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November 12, 2018

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Bud Byrd


I continue to harp on one great deficiency in the coming AI age. What about the workers ...workers who may be well educated but whose skills are no longer needed in the job market ...those who have few skills to compete with the relentless, AI empowered robot, thus left behind? I have no argument with those who see AI as a productivity bonanza for business, for the consumer. I do see a problem for those who may wish to be consumers, but who are left without a source of income when their current occupations and roles are displaced. How will they survive? At the macro-level, no issue, but in micro-circumstances, family disasters.

Key questions to ask while building AI include: Have you considered the societal and ethical implications?1

At least, PwC has mentioned the issue. Hopefully, future reports will dig deeper and offer solutions.

Business should not be compelled to formulate and implement education and training policy for our country. However, business and academia must partner with government and other societal institutions to effectuate policies that bring all workers to a level of sustainability.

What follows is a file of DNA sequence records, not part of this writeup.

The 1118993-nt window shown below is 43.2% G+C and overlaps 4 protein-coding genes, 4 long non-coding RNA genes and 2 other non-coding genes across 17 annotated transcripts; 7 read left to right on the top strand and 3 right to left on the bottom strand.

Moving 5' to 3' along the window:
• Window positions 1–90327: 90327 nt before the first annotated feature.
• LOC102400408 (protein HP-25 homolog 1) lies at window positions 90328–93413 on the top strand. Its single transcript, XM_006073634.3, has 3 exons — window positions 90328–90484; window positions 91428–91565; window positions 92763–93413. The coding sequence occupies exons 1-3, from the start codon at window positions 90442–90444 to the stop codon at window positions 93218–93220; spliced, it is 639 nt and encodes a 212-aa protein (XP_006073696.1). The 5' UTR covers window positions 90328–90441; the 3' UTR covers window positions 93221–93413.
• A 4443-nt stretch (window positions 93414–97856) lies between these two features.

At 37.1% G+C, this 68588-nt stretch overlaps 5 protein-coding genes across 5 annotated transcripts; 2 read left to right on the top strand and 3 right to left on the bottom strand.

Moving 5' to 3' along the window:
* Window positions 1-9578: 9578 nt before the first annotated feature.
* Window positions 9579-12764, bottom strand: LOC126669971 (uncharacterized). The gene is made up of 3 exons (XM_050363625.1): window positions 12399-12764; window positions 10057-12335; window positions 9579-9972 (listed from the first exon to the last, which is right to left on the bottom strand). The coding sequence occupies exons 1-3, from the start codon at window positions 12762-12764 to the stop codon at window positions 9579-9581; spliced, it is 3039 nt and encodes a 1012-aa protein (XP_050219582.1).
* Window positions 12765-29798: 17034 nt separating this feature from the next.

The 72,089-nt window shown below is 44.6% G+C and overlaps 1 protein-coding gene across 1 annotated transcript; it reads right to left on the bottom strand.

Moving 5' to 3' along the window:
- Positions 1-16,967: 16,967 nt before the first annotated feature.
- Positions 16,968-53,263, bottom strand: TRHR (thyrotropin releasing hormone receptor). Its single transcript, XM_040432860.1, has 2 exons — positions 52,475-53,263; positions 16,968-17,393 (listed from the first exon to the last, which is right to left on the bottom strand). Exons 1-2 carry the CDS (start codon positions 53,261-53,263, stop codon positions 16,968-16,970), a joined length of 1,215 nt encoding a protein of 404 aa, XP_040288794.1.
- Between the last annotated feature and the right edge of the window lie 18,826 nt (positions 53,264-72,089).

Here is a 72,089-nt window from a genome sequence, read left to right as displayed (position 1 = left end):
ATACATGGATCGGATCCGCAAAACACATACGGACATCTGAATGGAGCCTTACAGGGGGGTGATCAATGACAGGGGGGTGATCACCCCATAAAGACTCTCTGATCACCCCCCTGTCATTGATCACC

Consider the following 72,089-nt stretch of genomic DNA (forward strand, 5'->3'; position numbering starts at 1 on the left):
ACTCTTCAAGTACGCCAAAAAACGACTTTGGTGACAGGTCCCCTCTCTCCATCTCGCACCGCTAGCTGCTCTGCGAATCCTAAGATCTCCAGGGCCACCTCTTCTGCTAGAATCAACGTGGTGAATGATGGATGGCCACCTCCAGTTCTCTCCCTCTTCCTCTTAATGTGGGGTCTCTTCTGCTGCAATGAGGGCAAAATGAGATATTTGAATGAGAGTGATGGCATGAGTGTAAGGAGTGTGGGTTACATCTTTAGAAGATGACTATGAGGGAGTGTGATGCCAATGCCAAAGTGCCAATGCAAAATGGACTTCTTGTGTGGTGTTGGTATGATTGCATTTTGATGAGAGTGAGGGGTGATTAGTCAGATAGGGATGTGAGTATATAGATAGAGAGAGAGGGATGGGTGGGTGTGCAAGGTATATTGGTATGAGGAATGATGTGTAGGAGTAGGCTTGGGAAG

How will all of us prosper in an environment wherein less skilled, repetitive work is eliminated? This is not just a ditch-diggers lament. The pharmacist, the speech writer, the academic, the doctor, the television news reader may find themselves displaced by an intelligent bot, an AI powered robot. Then all-hell will break loose.

At the moment, I suggest that most in professional positions see AI and robotics, automated cars and trucks, etc. as a non-threat, a threat only for those at the bottom of the work pyramid. Consequently, there seems little concern for extensive work and education policy. Corporations, probably government as well, go merrily charging into productivity and GDP nirvana while, without extensive thought and acknowledgement of the need for even more resources and actions to bridge us to this new world order.

Society is failing us. Even when AI utopia is reached, I fear that mass displacement will disrupt whatever achievement the technology will bring. Technology without bringing the masses along with it will lead us to decades of conflict and displacement. To limit this possibility, it is time for the big three: business, academia and government to form an alliance ...an axis of responsibility to plan for, solve and prevent this potential chaos.

Thank You, Irving. I very much appreciate your insightful writing.

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1 2017 PwC Report: Sizing the prize; Subtitled: What's the real value of AI for your business and how can you capitalize

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